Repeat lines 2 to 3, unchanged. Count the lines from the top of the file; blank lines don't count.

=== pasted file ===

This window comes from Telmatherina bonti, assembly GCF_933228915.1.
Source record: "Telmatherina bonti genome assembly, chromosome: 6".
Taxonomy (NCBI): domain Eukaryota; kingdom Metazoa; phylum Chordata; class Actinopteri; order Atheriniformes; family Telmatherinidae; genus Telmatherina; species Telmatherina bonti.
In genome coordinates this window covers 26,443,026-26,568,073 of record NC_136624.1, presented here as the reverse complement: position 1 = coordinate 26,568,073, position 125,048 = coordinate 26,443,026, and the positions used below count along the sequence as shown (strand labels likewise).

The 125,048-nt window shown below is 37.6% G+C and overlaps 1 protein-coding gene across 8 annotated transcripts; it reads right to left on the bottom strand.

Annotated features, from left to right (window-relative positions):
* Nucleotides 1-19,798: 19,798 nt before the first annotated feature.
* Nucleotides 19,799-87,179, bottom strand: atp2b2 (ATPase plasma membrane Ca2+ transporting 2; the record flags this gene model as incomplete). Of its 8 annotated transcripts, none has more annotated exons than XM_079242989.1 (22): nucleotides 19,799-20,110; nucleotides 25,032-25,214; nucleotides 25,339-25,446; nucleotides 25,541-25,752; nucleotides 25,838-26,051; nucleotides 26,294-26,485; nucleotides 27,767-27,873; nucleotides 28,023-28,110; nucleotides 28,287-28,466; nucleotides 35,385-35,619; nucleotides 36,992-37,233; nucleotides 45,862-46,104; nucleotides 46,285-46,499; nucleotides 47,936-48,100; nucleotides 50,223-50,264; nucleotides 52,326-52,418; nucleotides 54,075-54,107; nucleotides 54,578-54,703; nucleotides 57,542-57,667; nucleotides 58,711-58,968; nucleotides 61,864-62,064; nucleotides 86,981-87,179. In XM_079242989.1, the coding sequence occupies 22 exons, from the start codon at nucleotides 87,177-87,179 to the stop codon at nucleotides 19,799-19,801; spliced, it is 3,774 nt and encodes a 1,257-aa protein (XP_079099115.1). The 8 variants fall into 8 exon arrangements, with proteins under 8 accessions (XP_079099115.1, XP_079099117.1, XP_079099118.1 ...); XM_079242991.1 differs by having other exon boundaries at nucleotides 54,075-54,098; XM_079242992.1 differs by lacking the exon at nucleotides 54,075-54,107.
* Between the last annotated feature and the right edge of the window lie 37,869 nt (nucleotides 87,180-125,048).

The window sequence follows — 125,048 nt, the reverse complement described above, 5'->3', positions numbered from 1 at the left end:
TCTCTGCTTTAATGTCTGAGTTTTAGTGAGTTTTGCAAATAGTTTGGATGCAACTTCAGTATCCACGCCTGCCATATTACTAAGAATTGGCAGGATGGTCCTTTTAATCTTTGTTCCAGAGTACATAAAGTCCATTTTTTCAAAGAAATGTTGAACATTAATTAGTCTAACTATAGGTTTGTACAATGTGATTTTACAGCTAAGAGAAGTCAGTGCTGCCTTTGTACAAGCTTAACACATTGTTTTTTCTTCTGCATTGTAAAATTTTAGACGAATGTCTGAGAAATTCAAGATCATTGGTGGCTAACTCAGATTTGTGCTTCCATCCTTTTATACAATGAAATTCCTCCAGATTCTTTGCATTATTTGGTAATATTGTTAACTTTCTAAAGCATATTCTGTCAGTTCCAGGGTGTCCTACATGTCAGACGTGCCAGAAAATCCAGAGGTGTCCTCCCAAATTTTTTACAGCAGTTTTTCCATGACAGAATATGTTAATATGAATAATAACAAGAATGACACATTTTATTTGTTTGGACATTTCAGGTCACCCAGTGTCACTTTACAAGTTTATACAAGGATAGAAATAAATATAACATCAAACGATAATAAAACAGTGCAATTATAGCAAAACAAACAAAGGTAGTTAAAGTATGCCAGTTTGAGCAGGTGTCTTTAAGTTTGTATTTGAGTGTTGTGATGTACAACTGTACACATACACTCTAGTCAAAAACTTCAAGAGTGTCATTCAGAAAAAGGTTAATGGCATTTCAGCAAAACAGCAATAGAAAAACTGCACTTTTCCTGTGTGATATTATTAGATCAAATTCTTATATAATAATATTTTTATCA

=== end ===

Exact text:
Source record: "Telmatherina bonti genome assembly, chromosome: 6".
Taxonomy (NCBI): domain Eukaryota; kingdom Metazoa; phylum Chordata; class Actinopteri; order Atheriniformes; family Telmatherinidae; genus Telmatherina; species Telmatherina bonti.